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There are absolutely no exceptions to the things I'm going to say here. If this were a Buzzfeed article, it'd be worded "Some Signs You Might Be a Terrible Teacher," but I don't hedge. This isn't a clickbait article; it's an autopsy.

Every profession has its mediocre members, but among professional teachers (or as the bad ones call themselves "educators"), competent people are truly rare. Teaching is a career path perfect for frauds and hacks because it might be a decade or two before a teacher can actually be evaluated on the "good" they provide society. Bad teachers get bad reviews, sure, but there's always the idea that the professor that everyone hates now will be loved later for the life lessons they instill.

Because true evaluation is so far off, the culture of teaching is a farcical, cargo-cult-like pseudo-trade of self-congratulation and vague references to pop-science. Every week in this country, there are thousands of teachers meetings where teachers' superstitions and confidence-boosters are exchanged. Now at some level, everyone involved knows that teachers' meetings have nothing to do with teaching anyway, and everything to do with cultivating the cult mentality and self-deception needed for this culture. That of course, and doing what bad teachers do best: talking depreciatively about their students.

Anyway, although I'm writing this to complain, now's not the time. First thing's first: how do we identify bad teachers? Easy. If a teacher does any of the following, they are bad. Again, there are absolutely no exceptions.

Your students don't like you.

Yep, this one is a hard one to swallow. Don't get me wrong, I don't believe in democracy, but student opinion is one of the best indicators of teacher quality. The students are never wrong taken en masse. As a group, students know when you're faking it, they know when you're a pretentious wanker, they know when you don't actually know the material, they know when you can't communicate, they know when you think you're better than you actually are and they know when you're covering your ass.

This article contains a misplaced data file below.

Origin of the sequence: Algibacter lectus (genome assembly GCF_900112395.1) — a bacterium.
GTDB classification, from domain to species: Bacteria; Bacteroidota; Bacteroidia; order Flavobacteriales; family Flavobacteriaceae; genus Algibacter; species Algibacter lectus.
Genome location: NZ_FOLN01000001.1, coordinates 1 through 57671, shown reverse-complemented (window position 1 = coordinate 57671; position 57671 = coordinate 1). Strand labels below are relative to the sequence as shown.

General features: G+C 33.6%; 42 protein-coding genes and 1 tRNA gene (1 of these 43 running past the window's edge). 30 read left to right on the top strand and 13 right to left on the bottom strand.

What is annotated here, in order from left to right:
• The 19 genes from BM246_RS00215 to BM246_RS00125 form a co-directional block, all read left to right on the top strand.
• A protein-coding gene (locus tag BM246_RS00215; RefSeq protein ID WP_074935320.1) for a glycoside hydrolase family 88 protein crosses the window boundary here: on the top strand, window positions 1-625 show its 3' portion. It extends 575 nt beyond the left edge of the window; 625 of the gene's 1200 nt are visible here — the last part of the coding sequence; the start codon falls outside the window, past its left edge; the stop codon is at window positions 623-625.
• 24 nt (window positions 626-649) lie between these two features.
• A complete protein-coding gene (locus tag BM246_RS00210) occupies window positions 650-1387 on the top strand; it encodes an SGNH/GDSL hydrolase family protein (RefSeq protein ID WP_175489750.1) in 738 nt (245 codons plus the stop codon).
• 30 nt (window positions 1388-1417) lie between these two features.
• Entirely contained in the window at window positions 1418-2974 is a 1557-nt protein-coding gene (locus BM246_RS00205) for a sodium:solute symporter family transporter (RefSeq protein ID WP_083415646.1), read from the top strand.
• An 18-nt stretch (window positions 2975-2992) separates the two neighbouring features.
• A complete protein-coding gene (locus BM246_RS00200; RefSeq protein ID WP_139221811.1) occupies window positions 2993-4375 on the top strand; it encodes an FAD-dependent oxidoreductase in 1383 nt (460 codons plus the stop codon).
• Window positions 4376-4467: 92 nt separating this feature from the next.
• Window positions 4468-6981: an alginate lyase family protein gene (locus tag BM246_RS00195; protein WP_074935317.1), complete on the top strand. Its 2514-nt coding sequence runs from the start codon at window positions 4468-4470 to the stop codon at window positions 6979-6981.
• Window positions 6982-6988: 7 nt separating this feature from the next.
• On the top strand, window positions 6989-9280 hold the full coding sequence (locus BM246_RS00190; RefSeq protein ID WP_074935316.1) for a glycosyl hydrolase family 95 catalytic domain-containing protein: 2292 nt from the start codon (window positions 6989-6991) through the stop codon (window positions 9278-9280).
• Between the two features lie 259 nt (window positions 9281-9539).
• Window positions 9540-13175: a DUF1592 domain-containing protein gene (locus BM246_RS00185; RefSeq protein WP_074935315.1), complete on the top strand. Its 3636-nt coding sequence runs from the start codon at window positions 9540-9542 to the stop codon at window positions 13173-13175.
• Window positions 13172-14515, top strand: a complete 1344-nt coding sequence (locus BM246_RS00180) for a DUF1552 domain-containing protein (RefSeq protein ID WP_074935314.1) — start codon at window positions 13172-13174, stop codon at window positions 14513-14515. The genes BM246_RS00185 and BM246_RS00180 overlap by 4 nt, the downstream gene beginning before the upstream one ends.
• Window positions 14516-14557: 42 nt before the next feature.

Above all, your students, specially if you teach at an institution of higher learning (yes, even your local community college) are not stupid. Surprise. Don't get me wrong, intelligence is a genetically highly heritable trait; some kids are just dumb and will never understand some things. But take any random assortment of 40 undergrads and you can do magic with them. In fact, if you can stand up in front of these kids for 45 hours a semester and fail to teach them anything, they're not the ones who are dumb. Sorry.

And don't pull this, "I'm an academic, not a teacher" garbage. If you can't communicate the basics of you're field to uninformed laymen, be they students, businessmen, or Waffle House servers, you just don't know the topic in a useful way. Fluidity of mind is fundamental for any field, and teaching is a tool to keep you in touch reality.

And by the way, maybe the class content is just "hard," but that doesn't mean students will automatically dislike you. A moderately Good Teacher can fail half his students and still get good reviews because his students can tell that he communicated well despite the material being rough. Grades have a greatly exaggerated effect on student opinions. When it comes down to it, even the lazy ones know the difference between a class hard because of the content and hard because of a Bad Teacher.

You talk down to your students.